Apple Daily & other things this week

Reading Time: 5 minutes

Apple Daily

Hong Kong newspaper Apple Daily closed down. It closed under government pressure. If we’re honest about it, it had been under government pressure for years. Advertisers were reluctant to be in the paper for years, partly due to government sentiment. Despite being Hong Kong’s most popular paper, it was running on loans that Jimmy Lai gave it.

Apple Daily
Final print edition of the Apple Daily published in Hong Kong

It’s end came with a series of cuts. Jimmy Lai has had his assets frozen as part of the national security law related investigation. The Hong Kong government extended these charges to further senior employees of the Apple Daily. Then the Hong Kong government froze the bank accounts of Apple Daily and the related companies.

The business had 67 million US dollars; so could have kept going for another 18 months until that freeze kicked in. As it was, the last paper would have come out on Saturday. On Wednesday the lead writer was arrested and the board decided to publish its last paper on Thursday. They printed 1,000,000 copies of the final edition which sold out. On previous days they had printed 500,000 to mark the asset freeze as Hong Kongers came out to support them. Back in the late 90s the paper was around 300,000 copies a day. The typical print run was 150,000 copies a day. The paper had about 500,000 paid subscribers. I was one of them. Yes their English copy was almost sub-Guardian standard (but with less typos of course). But their English language news has stories about Hong Kong business and China that other English language outlets didn’t cover.

The security secretary John Lee warned people not to associate with Apple Daily employees, creating a white terror style scenario.

A lot of the commentary from people who should know better has been about the Apple Daily‘s tabloid nature. Apple Daily was Hong Kong’s most popular paper for a number of reasons

But they conveniently ignore Apple Daily‘s pioneering work in internet video journalism. Its investigative journalism and an editorial stance that called government to account. Stories last year included expat police officers breaking planning and property laws. But the Communist Party of China doesn’t want to be examined, let alone held to account.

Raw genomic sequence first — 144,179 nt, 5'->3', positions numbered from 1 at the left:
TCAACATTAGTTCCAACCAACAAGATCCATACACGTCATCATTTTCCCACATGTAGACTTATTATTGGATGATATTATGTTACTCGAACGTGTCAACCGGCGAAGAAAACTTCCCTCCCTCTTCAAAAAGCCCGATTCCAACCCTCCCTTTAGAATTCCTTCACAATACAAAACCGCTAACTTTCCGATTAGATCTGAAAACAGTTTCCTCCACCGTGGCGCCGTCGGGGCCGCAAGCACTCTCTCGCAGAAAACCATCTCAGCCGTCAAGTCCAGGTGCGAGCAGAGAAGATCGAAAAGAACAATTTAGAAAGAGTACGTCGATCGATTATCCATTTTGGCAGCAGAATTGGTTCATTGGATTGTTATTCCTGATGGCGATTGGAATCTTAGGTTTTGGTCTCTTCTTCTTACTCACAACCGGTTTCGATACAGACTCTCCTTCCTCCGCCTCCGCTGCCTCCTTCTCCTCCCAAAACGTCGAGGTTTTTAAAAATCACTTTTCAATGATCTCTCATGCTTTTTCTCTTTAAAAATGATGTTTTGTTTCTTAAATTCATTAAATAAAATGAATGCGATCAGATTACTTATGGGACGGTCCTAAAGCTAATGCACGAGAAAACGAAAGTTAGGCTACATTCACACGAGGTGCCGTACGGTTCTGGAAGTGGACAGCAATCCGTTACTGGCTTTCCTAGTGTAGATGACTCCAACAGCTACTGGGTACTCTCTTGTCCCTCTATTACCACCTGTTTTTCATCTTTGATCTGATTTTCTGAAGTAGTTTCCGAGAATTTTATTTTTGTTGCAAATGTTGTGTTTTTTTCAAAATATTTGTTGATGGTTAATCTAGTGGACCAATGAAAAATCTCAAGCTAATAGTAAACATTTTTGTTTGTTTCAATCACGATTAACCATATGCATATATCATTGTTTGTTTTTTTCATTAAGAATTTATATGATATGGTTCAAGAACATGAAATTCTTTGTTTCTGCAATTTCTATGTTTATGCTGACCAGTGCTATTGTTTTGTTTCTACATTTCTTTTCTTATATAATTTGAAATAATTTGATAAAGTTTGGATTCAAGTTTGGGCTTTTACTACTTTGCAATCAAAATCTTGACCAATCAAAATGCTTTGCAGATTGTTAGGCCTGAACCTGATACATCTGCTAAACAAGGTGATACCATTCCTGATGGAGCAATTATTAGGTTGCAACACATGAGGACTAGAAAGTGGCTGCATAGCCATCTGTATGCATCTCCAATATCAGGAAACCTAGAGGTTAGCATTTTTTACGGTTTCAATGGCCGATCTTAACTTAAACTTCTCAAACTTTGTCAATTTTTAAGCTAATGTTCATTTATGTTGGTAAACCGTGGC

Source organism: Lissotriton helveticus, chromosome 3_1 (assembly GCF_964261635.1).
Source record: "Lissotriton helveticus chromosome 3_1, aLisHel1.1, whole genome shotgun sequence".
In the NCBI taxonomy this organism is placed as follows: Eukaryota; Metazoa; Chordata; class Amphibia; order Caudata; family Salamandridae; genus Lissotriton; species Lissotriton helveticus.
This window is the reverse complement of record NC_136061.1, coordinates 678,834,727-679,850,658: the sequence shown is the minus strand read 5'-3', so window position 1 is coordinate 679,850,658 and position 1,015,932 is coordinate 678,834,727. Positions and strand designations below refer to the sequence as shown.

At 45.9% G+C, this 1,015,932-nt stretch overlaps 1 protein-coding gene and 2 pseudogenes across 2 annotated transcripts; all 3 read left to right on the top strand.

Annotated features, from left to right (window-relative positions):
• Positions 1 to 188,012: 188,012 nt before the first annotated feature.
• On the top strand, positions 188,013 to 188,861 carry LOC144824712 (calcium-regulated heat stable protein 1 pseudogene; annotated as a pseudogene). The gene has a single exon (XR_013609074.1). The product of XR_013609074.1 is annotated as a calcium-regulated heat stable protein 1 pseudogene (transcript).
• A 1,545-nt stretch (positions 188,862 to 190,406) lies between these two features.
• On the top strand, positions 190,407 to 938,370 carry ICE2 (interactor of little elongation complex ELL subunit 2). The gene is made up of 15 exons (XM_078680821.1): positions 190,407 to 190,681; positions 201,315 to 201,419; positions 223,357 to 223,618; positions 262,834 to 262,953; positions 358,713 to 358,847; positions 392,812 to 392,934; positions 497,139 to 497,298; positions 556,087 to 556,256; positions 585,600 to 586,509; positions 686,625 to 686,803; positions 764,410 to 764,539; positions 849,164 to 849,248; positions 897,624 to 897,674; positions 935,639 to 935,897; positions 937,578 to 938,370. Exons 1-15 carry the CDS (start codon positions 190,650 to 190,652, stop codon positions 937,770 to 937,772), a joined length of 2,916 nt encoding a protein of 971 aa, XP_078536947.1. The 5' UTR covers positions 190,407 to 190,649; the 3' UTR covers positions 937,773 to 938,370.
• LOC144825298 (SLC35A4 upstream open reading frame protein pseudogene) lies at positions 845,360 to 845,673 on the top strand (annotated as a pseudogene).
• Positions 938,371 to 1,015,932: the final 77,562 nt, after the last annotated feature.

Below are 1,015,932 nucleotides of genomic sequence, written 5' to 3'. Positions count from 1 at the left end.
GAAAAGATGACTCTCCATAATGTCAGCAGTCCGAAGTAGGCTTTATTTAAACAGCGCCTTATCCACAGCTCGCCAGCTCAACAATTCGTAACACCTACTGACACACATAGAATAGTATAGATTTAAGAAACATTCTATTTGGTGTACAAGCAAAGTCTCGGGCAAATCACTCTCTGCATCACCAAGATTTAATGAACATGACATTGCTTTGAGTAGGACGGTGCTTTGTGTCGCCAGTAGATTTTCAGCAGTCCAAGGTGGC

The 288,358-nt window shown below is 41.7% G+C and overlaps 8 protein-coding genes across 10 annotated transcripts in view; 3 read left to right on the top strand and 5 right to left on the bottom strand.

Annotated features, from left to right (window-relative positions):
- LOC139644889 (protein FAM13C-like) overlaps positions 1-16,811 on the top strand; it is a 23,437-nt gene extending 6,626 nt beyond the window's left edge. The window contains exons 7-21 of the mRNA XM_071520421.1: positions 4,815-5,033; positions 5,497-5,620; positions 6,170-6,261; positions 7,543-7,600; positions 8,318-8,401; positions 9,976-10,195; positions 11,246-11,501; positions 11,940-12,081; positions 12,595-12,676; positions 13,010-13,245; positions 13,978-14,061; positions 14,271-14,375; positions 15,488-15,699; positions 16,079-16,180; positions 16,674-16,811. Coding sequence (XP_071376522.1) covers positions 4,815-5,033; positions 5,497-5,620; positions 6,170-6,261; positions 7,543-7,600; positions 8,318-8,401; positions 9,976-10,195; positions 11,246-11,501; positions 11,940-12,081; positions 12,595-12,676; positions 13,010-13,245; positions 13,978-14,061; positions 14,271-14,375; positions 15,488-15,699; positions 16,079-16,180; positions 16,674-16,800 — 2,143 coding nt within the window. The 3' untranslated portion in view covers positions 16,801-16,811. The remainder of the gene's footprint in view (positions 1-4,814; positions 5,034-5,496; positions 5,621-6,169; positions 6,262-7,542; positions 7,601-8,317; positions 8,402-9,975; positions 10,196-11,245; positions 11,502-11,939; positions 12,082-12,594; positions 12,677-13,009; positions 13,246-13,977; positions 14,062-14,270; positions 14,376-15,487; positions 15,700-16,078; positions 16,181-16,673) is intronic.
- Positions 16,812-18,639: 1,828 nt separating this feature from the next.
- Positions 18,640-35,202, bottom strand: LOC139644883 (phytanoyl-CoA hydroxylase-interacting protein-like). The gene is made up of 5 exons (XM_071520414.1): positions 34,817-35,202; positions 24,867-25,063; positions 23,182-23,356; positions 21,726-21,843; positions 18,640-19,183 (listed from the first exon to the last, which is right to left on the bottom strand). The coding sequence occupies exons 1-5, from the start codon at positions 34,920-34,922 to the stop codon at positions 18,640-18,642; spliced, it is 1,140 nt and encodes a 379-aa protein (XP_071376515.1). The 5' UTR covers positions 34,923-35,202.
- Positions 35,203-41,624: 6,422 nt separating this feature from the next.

Here’s a video of the last day at Apple Daily shot by staff as they give the viewer a tour around the newspaper departments. It’s in Cantonese but it gives you a good sense of everything.

Hong Kong writer Sum Lok kei summed it up really well with this post that he put on Twitter

Yes, ppl are aware of Apple Daily’s failings, their paparazzi arm and all. What is being mourned isn’t exactly the paper, but the possibility of its existence in this city that had prided itself for its witty discretions – now replaced by a monotonic, absolute drone.

Via @sumlokkei on Twitter

The Hong Kong government has been very opaque about the kind of journalism that is allowed. It is arbitrary and designed to promote severe self censorship.

Apple Daily the night after it closed down
images of the now closed Apple Daily fence with tributes from Hong Kongers via Guardians of Hong Kong Telegram channel
Apple Daily the night after it closed down
Apple Daily the night after it closed down

It all hinges around the national security law:

  • Seccession includes acts ‘whether or not by force or threat of force’
  • Subversion or colluding with foreign countries are vague. So Apple Daily were accused with colluding with foreign countries without being in touch with them
  • The law isn’t supposed to be retroactive, yet Apple Daily content from before the July cut-off date is included in its alleged violations
  • China’s definitions of state interests are expansive
  • It is extra-territorial in nature. So this post that I have written could fall foul of inciting hatred of the Hong Kong and Chinese government. Despite the fact that this post is written and hosted outside Hong Kong. If I get shanghai-ed whilst transferring through an Asian airport you know what has likely happened